Men go to God when they are sore bestead, Pray to him for succour, for his peace, for bread, For mercy for them sick, sinning, or dead; All men do so, Christian and unbelieving.
Men go to God when he is sore bestead, Find him poor and scorned, without shelter or bread, Whelmed under weight of the wicked, the weak, the dead; Christians stand by God in his hour of grieving.
God goes to every man when sore bestead, Feeds body and spirit with his bread; For Christians, pagan alike he hangs dead, And both alike forgiving.
There is no life inside locked doors, and if we lock them out of fear or for protection, the Jesus of the Locked Doors will find us and break us free.
Years before the coronavirus pandemic put us in lock down, Tennessee Williams observed that each of us is condemned to solitary confinement for life, and, long before Tennessee Williams the Gospel of Luke spoke of the surprising presence of the risen Christ at the breaking of the bread.
Grace and Peace,
Gordon (May 24, 2020)
Rev. Gordon C. Stewart is a public theologian, author, Be Still! Departure from Collective Madness (2017, Wipf and Stock), former Pastor of Shepherd of the Hill Presbyterian Church in Chaska; guest commentator on “All Things Considered” (MPR), MinnPost, Presbyterian Outlook, Star Tribune, Sojourners’ “Blogging with Jim Wallace and Friend” and Day1.org.
Working all week to complete a Views from the Edge autobiographical reflection on faith as I understand it, I laid it aside. This 2014 sermon on faith and patriotism is the best I can do during the the coronavirus pandemic and getting back to Americans’ favorite activity: shopping.
Thanks for dropping by Views from the Edge: To See More Clearly. Grace and peace to you, Gordon C. Stewart, Be Still! Departure from Collective Madness (2017, Wipf and Stock), writing from home in Chaska, Minnesota.
During this strange time, I’d been engaged with Psalm 31. Before posting the reflection on Psalm 31, I checked to see what Walter Brueggemann might have written about it. This sermon from the pulpit of Duke University Chapel fits our experience in 2020 as much as it did in 2009. Here are the opening words:
The young woman who sits across from me at Church is there every Sunday. She sits in a wheelchair close to the pulpit. She cannot control the movement of her legs, and mostly not her arms either. She groans and occasionally shrieks. My priest tells me she is fed only with a feeding tube. One of her parents must sleep on the floor of her room every night. She takes a fragment of the Eucharist every Sunday. Her mother said, reported my priest, “Do you think I am bad person if sometimes I wish this were all over?” The priest answered, “You would be a pitiful person if you did not think that sometimes.”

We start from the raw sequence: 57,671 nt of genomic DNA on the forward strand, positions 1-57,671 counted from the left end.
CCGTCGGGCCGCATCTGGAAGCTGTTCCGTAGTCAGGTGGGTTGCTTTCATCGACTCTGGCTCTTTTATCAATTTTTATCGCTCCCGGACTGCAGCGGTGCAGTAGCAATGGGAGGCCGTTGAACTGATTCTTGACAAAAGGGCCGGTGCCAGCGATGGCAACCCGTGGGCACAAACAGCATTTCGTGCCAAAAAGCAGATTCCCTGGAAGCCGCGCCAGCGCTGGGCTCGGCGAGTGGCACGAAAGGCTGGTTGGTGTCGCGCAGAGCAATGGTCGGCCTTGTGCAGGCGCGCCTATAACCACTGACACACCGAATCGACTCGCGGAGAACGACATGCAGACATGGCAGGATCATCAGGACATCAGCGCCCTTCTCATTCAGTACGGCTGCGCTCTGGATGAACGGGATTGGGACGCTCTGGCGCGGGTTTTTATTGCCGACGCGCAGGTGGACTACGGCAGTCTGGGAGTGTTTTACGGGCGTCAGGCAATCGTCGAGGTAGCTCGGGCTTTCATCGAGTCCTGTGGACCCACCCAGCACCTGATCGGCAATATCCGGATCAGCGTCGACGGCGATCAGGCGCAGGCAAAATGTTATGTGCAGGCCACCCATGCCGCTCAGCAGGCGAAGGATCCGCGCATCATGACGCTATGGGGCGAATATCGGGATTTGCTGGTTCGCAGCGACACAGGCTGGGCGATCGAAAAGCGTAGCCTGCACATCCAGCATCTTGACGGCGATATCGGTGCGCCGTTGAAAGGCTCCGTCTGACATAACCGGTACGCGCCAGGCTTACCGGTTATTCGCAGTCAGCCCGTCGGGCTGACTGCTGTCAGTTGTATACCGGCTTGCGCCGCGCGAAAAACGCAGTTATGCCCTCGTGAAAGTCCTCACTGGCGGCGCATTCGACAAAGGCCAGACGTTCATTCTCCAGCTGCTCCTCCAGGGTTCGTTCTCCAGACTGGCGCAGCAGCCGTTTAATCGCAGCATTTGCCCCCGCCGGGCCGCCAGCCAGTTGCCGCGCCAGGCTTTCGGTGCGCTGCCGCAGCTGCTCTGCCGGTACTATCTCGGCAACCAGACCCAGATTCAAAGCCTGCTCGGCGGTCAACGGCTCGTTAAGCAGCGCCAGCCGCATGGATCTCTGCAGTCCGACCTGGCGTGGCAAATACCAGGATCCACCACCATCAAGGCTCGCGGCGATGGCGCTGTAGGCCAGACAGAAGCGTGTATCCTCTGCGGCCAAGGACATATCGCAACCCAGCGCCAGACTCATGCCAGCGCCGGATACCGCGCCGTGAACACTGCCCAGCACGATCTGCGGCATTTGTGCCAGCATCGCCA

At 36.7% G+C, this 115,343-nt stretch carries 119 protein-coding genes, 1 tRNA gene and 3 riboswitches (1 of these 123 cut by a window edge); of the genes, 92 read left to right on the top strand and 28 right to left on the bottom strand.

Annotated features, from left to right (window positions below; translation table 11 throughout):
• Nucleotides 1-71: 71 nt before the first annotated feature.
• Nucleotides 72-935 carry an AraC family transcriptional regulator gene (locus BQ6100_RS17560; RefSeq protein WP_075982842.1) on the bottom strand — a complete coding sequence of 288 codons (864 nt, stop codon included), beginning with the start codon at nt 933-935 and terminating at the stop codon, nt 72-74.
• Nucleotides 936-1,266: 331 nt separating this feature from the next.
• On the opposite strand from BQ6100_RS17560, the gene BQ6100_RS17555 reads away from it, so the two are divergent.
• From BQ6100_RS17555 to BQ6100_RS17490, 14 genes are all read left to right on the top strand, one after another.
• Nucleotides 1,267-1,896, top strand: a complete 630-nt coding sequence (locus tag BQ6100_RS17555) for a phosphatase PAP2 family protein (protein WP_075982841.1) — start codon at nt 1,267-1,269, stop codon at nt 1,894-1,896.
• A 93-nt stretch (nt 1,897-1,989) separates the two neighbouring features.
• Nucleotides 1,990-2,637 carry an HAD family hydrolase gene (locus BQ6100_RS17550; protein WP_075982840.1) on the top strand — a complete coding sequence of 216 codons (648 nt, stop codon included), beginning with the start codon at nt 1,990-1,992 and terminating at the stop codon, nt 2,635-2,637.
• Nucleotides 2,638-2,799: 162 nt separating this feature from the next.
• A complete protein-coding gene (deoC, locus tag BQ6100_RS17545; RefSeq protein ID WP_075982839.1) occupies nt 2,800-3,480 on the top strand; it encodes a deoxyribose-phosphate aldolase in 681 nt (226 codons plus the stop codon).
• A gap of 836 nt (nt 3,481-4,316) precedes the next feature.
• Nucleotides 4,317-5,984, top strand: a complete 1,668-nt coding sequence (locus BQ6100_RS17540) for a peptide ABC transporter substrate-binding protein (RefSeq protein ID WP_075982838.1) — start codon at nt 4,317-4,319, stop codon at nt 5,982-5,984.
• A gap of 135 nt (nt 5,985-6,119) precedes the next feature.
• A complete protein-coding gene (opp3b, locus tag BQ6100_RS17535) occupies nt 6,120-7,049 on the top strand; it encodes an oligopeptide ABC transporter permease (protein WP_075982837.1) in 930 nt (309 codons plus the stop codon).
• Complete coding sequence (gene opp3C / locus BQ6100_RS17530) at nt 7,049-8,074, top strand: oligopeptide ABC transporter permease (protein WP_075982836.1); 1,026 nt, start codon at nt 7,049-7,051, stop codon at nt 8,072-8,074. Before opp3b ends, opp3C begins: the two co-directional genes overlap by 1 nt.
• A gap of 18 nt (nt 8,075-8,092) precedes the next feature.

I do not know what the young woman is thinking when she communes. But I have thought, perhaps, that she is reciting Psalm 31 . . . ,a complaint to God about the experience of unbearable suffering and a sense of social isolation . . . .
Walter Brueggemann, Sermon "Continuing through the Disruptive Conjunctive" - Duke University Chapel, Palm/Passion Sunday, 2009.
About Walter Brueggemann & most recently published Books
The Rev. Dr. Walter Brueggemann is William Marcellus McPheeters Professor of Old Testament Emeritus at Columbia Theological Seminary. Click HERE for more information on the official website of Walter Brueggemann, or click the following titles titles for his latest publications.
Blood, as all men know, than water’s thicker But water’s wider, thank the Lord, than blood.
Aldous Huxley, Ninth Philosopher’s Song, 1920
When Aldous Huxley turned the adage “blood is thicker than water” on its head there was no Earth Day. No COVID-19. No economy stuck in idle at the brink of the cliff. No orders or guidelines to stay home and wash your hands. But he had been the flu pandemic of 1918.
Blood Brothers — Teddy Bonsall and I
“Blood is thicker than water” is about family ties, or becoming ‘blood-brothers’ the way Teddy Bonsall and I did when we drew blood with our pen-knives, and put our cut fingers together to mix our five year old blood. Maybe something in our little minds knew that ‘blood’ described the bond between soldiers in battle. Blood-brothers — soldiers who risked their lives, as our fathers had in World War II — were closer than brothers and sisters born of the same womb. The world was a war zone. Teddy and I would go down together, whatever new war might come along. We were blood brothers.